Yawn....Check out the King Papers, his Autobiography, etc. And there are NUMEROUS King scholars who all confirm from his private writings, letters to Coretta, diaries, address at the SCLC Frogmore conference, etc--his commitment to democratic socialism. Assdurratin is unbelievably dense. He claims to be an Nkrumahist but is unawre of Nkrumah's Marxism. He managed to read (or so he tell us) CLASS STRUGGLE IN AFRICA and even CONSCIENCISM without noticing Nkrumah's Marxism. In one thread Assdurratin demanded show me a quote where Nkrumah says "I am a Marxist". Yet Nkrumah was even more public with his Marxism than was King with his democratic socialism. Notice that King articulate his socialist convictions in private letters to Coretta, in student diaries, in communications with his closest colleagues, in private meetings of SCLC staff. Among King scholars his democratic socialism has virtually ceased to be a debatable issue. Thomas F. Jackson, Lewis Baldwin, Taylor Branch, Rufus Burrows, Ira Zepp, John Ansbro, Clayborne Carson, and innumerable others pretty much confirm King's commitment to socialism and democracy. It is not what Marxists since Engels have called "scientific socialiasm." (Engels would have considered King a "utopian socialist"). Socialism for King is a moral commitment, and ethical ideal philosophically grounded in Personalism (his foundational philosophical position), Social Gospel theology, and his progressive Christian ethical convictions. He is not a socialist theoretician any more than were Tolstoy, Victor Hugo, Archbishop Oscar Romero (Salvdoran revolutionary Christian socialist) and possibly Gandhi.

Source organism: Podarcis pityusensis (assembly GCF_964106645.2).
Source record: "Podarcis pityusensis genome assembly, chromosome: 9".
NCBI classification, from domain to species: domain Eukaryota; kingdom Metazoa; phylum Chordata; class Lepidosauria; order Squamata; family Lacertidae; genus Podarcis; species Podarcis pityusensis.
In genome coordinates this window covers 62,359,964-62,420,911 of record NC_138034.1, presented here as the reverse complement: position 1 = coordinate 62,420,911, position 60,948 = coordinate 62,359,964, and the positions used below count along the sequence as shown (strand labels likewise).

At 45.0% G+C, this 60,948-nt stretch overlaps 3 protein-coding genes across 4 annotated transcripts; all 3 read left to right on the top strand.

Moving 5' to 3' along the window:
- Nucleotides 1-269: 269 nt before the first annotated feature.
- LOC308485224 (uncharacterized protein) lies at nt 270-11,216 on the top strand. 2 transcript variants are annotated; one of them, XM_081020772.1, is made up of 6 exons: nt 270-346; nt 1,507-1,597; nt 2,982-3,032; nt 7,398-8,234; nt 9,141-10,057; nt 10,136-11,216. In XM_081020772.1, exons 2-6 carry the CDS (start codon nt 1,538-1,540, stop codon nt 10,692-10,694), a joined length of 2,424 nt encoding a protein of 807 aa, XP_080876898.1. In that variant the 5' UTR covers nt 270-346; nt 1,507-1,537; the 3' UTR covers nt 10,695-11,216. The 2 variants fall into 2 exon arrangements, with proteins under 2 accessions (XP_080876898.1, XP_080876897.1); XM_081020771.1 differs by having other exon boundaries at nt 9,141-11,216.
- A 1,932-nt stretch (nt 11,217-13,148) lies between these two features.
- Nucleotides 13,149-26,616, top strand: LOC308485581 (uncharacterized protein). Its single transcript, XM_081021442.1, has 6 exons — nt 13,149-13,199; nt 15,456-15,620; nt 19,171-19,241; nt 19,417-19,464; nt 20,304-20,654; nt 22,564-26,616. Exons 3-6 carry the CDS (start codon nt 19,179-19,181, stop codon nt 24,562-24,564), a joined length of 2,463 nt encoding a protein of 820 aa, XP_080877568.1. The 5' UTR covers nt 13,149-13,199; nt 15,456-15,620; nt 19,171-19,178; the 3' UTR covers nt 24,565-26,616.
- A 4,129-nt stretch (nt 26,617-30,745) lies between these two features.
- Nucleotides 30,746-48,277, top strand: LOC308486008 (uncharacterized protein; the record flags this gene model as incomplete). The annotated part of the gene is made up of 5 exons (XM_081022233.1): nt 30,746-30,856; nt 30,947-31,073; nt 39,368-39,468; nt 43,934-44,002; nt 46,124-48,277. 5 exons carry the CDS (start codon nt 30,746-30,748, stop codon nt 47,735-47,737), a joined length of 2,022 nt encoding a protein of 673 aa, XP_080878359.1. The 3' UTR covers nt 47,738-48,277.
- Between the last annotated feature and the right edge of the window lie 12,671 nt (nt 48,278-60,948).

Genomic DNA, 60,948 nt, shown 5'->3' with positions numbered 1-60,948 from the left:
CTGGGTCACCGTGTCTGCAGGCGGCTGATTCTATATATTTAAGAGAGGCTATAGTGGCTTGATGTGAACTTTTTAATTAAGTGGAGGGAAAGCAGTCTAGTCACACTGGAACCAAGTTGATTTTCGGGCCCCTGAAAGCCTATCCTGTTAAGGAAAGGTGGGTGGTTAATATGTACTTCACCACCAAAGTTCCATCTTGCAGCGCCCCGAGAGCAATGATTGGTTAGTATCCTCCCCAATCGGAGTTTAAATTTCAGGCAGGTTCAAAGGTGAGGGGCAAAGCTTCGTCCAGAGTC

King was a Kantian, but didn't say so. At least I've not come across any words of his to that effect. How do I know about King's Kantianism? Easy. I'm familiar with Immanuel Kant. And I've seen King used Kantian moral arguments (whose origins in THE FOUDATIONS OF THE METAPHYSICS OF MORALS any undergrad philosophy student would recognize). And I am aware of the heavy influence of Kant in Personalism, King's fundamental philosophical position. I am aware of the presence of existentialism in King as well. I was able to perceive this in his talk about the nature of freedom even before reading comments by King himself which mentioned his study of Kierkegaard, Jaspers, Sartre and others. How? I've read King and am familiar with that philosophical tendency. My UNDERGRAD students often figure this out, and without my having to point it out. I've 19 and 20 year old students who are brighter than Assdurratin! LOL!
In the case of King's democratic socialism, his own comments about socialism reveal this. And some of his comments are fairly upfront about it. He certainly wasn't trying to hide it from his then fiancée Coretta Scott--herself also a socialist--as is revealed by some of their letters to each other.
Then there is the whole historical context which Thomas F. Jackson, an historian, points out in FROM CIVIL RIGHTS TO HUMAN RIGHTS: MARTIN LUTHER KING, JR AND THE STRUGGLE FOR ECONOMIC JUSTICE. Folk should at least read the Introduction and Chapter 1 ("Pilgrimage to Christian Socialism") in Jackson's book.
I mean, there does come a point where Assdurratin's childish, anti-intellectual rants and ankle biting rhetoric do become tiresome. If he wants to debate he should read the literature.
Concerning CLASS More attention should be put on King's thinking regarding issues f lass as well as race, especially since he saw them as being intertwined. Intrestngy eough, he always notices that the backbone of the Movement was the Black poor, both the rural proletriat in te South and the urban Black proletariat in the North. When he arrived in Birmingham it was members of the Black bourgeoisie who tried to get him to abandon the campaign before it even began.